The level ended and players took a break, returning to blinds of 15,000-30,000 and 4,000 antes. Moneymaker still held the lead with roughly 1.5 million to about 1.1 million for Long and 700,000 for Jim Naifeh. We didn't lose another player until the next level kicked in, with blinds of 20,000-40,000 with 5,000 antes. On the first hand, Moneymaker raised with 8c-7c, and Naifeh moved in for 320,000 holding Qs-Js. Moneymaker, still on a roll, flopped a pair, made two pair on the turn, and filled on the river.

Naifeh, a 41-year-old investor from Covington, Tennessee, won the $200 4 p.m. limit hold'em tournament here last week. He's been playing 10 years.

We were now heads-up, and the long match got underway. Play was on the cautious side, with almost no all-ins and no calls when a player did move in. After 19 hands, Long took a slight lead when he held 7-3 and a board of 9-J-6-7-3 gave him two pair. By the time blinds went to 30,000-60,000, Long had pulled farther head, about 2 million to 1.2 million. There was finally an all-in. With a board of 9h-Kh-3c-Jh, Long pushed. "What are you up to," Moneymaker asked. "Just working," Long replied. Moneymaker finally folded and playfully peeked at one of Long's cards, a 10h. Long later disclosed he did have a flush. "I don't play well enough to make a move," he said.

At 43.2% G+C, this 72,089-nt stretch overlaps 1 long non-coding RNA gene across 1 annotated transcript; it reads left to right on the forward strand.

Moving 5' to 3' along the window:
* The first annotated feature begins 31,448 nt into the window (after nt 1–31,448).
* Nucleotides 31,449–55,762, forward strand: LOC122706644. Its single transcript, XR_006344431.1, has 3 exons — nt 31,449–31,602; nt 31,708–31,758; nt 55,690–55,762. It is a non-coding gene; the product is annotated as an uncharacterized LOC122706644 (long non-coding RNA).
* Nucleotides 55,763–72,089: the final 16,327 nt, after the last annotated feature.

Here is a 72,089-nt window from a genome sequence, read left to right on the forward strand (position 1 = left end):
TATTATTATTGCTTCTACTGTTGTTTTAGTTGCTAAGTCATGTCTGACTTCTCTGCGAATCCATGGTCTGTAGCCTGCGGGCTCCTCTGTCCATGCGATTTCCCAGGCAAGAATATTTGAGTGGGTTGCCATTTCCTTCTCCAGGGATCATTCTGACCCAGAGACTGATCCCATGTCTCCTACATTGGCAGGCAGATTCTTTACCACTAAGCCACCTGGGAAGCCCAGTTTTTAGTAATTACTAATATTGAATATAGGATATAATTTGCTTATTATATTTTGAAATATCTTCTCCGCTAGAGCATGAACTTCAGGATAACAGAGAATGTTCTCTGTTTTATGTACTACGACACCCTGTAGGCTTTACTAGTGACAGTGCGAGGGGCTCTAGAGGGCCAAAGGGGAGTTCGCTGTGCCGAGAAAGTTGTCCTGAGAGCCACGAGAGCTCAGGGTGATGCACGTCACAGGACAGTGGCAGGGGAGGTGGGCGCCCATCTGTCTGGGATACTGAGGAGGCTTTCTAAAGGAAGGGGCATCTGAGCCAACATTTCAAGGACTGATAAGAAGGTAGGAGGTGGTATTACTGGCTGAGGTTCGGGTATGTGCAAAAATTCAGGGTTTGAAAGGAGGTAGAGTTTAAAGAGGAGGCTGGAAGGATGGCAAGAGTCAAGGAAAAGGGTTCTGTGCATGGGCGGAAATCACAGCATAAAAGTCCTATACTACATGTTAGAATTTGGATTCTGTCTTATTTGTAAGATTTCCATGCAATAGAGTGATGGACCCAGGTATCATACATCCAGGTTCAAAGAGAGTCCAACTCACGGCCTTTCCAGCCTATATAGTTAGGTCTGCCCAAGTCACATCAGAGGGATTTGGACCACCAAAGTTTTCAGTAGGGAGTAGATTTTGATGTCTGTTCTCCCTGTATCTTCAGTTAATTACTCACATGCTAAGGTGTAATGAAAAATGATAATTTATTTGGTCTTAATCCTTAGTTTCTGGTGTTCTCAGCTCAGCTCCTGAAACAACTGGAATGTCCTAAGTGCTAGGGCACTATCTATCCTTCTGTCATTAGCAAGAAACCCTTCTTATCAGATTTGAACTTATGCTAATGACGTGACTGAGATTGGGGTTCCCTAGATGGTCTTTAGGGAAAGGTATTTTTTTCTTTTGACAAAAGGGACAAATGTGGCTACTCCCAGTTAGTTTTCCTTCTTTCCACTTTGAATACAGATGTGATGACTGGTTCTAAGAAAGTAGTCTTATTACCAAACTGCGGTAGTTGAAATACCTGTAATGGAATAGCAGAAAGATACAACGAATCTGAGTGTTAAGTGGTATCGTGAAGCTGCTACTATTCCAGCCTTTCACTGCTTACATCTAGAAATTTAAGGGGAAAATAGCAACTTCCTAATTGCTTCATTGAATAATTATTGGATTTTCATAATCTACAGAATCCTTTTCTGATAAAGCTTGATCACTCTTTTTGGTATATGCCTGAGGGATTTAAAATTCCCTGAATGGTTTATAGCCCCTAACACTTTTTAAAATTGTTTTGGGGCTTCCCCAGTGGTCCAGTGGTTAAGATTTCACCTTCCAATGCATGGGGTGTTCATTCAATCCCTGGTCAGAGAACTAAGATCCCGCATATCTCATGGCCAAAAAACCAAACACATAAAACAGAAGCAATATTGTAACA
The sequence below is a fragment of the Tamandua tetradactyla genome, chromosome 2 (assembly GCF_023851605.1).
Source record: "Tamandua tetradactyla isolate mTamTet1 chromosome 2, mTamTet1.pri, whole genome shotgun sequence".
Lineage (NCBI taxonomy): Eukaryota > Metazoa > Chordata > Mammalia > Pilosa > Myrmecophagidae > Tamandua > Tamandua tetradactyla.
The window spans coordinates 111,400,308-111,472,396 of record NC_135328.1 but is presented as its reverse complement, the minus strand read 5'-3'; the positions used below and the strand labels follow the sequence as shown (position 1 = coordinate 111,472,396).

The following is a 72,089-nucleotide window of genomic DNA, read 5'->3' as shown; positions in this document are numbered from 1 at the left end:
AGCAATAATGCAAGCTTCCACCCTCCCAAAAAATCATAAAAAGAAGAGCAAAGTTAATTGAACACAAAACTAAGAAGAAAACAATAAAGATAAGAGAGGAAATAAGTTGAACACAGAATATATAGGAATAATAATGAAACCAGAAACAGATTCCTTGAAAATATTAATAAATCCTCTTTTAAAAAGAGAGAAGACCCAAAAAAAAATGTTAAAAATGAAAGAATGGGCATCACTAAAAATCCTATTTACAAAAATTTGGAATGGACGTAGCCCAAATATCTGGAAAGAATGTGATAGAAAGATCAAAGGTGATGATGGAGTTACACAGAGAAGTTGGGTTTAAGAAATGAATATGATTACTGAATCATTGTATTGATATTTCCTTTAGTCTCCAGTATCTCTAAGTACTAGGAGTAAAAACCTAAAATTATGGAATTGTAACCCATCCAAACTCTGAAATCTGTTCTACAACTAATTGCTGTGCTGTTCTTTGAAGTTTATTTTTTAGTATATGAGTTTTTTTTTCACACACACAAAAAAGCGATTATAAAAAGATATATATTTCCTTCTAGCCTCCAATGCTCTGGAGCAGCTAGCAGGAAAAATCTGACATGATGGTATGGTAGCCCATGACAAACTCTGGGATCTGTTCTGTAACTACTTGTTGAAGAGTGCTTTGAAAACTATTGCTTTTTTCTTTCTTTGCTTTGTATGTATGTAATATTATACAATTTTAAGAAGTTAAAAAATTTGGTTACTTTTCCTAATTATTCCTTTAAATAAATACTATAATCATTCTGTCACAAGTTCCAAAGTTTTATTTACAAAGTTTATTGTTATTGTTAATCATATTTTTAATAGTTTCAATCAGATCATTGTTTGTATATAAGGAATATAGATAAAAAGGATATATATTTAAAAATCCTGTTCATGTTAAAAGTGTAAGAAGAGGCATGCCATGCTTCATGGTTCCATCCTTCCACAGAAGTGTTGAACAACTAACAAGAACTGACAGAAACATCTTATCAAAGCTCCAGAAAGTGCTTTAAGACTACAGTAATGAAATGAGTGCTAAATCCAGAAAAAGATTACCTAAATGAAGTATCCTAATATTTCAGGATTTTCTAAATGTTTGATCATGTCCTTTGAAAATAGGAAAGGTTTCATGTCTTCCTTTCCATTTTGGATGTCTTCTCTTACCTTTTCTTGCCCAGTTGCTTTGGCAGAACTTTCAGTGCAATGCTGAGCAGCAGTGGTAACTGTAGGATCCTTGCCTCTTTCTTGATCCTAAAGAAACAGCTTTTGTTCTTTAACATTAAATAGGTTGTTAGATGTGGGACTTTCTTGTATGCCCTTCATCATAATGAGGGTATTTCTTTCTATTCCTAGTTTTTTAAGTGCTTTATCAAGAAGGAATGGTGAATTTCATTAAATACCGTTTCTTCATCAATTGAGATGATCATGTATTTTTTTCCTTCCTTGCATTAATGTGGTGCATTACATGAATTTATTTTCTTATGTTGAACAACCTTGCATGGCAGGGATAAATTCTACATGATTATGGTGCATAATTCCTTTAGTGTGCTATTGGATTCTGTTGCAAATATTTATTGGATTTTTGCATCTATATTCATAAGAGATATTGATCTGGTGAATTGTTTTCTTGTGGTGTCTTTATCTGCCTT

On and on it went, until blinds reached 40,000-80,000 with 10,000 antes. Finally, the flop came 2s-Jc-3d. Holding Js-6s for top pair, Moneymaker bet 225,000. With Jh-2h for two pair, Long just called. When a 5h turned, Moneymaker bet 200,000, and this time Long moved in and Moneymaker called, losing with a king hit the river.

After winning the WSOP championship, Moneymaker, now 33 and living in Memphis, has been traveling the world playing tournaments as a representative and spokesperson for PokerStars. He's also written a book and established a gaming supply business, Moneymaker Gaming.